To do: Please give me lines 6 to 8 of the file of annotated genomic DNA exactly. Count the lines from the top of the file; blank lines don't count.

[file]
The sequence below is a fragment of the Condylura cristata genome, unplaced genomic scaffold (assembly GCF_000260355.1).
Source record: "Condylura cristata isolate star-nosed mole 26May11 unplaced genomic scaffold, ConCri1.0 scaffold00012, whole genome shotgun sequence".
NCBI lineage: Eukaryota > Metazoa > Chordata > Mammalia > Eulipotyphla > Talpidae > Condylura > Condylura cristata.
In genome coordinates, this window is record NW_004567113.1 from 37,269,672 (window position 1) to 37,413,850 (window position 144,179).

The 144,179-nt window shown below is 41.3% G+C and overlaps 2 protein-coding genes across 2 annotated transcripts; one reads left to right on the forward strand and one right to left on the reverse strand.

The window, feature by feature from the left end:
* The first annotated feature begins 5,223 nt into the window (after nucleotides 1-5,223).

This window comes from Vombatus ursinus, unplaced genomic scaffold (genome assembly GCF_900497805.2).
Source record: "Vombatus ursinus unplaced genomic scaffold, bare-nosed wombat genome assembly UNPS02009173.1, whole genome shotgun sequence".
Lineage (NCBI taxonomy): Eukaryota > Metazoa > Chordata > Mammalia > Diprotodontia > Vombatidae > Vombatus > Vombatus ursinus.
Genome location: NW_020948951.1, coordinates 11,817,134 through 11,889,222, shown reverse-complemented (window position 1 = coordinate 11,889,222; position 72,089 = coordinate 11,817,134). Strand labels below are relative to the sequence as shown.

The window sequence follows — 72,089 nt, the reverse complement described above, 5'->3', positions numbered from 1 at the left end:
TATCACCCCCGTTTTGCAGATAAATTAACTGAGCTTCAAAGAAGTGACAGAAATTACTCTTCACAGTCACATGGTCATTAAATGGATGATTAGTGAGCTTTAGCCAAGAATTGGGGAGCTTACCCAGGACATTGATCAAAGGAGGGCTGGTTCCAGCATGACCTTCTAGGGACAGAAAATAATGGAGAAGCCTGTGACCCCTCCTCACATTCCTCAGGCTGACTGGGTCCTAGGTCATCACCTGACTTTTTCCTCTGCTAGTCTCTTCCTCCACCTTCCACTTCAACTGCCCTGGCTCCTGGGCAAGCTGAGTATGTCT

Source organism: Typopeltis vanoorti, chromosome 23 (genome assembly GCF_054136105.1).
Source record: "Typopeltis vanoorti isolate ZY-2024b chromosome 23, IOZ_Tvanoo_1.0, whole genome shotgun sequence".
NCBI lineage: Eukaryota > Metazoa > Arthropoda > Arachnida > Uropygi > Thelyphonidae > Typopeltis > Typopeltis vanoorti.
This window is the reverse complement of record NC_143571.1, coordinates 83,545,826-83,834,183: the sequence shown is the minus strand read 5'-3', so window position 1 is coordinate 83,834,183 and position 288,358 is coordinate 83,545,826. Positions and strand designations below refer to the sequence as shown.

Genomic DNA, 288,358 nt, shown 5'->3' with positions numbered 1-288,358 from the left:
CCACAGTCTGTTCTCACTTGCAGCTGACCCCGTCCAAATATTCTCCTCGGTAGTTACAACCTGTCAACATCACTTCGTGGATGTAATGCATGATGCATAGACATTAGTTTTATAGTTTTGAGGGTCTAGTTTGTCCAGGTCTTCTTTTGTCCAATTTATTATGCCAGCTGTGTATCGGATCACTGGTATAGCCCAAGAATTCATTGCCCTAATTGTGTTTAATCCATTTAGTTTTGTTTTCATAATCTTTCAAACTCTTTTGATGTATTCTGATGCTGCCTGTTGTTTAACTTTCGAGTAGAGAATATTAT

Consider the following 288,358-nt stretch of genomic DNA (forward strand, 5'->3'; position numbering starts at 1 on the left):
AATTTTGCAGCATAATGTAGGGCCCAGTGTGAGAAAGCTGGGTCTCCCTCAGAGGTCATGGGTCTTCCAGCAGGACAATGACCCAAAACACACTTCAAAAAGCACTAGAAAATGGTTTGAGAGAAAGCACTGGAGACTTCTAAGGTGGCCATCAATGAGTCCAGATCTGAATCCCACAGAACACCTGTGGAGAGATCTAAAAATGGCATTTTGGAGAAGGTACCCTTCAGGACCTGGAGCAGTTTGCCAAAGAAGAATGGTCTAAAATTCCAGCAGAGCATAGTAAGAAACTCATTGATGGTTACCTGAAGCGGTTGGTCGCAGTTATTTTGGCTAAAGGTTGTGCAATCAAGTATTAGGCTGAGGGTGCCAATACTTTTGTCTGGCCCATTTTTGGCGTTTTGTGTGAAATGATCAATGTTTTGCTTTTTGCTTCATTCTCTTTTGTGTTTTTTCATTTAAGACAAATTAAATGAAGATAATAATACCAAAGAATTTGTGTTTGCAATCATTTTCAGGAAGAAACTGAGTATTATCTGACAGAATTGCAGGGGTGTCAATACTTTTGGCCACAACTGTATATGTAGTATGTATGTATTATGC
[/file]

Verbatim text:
The window, feature by feature from the left end:
* The first annotated feature begins 5,223 nt into the window (after nucleotides 1-5,223).

This window comes from Vombatus ursinus, unplaced genomic scaffold (genome assembly GCF_900497805.2).